There is no satisfying the great thirst of the layman for medical information and medical action. To this end we have much of the energy of the Boy Scout movement directed at first aid, courses on hygiene and health in grammar schools, a great host of medical articles written for the laymen in popular lay journals, and a vast and growing collection of medical books by physicians addressed to the laymen. Any medical book which declares itself complete is sure to be out of date before it has gone to press. Though this is true of a book for laymen, it is not so important, for probably there will be no new medical information based on any current discovery which the laymen should have to save his life.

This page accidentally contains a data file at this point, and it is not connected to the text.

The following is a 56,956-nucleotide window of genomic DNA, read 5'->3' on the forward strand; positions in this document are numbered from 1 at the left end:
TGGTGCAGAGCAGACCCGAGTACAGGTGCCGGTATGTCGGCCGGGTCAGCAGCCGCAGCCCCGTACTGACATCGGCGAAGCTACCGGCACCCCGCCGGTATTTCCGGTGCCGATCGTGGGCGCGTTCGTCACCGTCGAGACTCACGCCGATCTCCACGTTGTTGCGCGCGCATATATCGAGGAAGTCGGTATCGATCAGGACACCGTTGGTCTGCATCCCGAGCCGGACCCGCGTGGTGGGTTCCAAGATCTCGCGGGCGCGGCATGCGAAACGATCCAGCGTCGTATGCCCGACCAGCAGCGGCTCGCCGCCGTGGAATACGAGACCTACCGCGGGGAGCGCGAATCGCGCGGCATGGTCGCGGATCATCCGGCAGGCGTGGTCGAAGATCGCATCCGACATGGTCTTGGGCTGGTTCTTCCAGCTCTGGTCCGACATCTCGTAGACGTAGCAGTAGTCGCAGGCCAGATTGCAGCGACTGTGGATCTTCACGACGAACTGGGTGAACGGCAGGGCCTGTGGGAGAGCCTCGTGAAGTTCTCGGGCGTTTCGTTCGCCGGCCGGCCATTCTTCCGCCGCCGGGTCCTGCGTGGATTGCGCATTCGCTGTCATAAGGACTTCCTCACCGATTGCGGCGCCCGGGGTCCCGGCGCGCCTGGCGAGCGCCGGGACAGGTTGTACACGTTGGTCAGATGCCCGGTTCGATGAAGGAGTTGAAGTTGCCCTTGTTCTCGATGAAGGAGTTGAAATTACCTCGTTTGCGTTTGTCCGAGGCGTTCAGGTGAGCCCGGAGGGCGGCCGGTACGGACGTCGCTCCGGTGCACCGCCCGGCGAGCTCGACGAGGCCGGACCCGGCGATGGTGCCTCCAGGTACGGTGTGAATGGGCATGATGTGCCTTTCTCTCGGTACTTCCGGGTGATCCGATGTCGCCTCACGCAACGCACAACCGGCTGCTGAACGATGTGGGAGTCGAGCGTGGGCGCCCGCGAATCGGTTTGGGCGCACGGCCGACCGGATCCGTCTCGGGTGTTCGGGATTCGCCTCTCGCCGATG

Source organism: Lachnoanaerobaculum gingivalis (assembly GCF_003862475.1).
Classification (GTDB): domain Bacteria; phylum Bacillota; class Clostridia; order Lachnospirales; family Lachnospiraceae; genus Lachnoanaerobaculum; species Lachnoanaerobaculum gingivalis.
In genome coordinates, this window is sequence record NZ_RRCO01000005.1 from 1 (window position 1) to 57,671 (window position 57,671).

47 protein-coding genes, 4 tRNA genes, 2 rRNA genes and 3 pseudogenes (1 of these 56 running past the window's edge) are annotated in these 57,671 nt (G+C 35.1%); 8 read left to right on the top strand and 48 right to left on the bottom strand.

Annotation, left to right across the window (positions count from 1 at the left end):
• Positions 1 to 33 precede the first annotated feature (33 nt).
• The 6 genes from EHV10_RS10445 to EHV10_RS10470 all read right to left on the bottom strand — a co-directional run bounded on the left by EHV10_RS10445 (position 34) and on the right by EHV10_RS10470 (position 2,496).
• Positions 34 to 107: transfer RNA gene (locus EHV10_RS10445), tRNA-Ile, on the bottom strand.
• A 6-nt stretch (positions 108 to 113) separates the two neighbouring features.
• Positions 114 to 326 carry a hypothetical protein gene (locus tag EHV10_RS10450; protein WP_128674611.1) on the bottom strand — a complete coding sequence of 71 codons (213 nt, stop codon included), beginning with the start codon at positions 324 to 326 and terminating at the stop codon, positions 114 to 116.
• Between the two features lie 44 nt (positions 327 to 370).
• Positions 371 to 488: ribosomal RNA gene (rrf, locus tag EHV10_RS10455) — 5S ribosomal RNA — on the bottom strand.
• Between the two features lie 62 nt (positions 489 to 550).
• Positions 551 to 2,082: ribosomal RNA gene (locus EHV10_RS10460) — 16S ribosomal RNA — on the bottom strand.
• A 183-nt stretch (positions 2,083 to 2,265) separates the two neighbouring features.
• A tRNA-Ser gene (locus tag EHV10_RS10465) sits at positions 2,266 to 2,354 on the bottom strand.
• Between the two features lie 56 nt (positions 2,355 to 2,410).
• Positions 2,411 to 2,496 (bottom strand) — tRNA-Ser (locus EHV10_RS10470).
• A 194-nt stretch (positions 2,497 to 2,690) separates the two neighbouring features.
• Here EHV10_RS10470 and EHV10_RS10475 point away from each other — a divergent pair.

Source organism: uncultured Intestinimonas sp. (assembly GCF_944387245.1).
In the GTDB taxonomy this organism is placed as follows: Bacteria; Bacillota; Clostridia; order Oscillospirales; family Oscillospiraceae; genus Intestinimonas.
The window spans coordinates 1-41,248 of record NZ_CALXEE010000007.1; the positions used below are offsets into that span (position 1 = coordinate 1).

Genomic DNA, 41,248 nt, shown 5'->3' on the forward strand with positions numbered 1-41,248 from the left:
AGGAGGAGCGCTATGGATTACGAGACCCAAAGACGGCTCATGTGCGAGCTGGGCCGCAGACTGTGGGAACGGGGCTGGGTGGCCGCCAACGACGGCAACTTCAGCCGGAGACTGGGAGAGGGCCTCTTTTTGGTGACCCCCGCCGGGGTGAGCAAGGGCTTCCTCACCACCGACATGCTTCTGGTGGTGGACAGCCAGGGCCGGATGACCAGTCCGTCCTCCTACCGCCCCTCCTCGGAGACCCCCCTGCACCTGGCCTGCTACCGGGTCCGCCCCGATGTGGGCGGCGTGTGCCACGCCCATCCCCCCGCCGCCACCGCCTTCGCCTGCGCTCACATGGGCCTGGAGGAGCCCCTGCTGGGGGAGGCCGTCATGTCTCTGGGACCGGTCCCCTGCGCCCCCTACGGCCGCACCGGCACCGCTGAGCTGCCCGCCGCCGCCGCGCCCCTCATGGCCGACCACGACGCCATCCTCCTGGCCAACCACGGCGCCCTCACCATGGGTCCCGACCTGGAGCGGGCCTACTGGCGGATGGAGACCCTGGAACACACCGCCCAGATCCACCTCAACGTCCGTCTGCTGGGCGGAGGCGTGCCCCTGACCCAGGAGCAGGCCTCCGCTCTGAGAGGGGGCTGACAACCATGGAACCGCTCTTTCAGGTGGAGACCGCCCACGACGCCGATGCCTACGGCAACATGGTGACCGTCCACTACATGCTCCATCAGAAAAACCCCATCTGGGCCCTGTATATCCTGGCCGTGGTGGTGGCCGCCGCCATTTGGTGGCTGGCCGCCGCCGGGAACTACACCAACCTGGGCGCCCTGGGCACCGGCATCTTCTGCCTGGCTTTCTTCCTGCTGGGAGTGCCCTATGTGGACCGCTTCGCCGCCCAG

While Benjamin Miller's new book doesn't have all the answers, it has a great many of them. It will be a great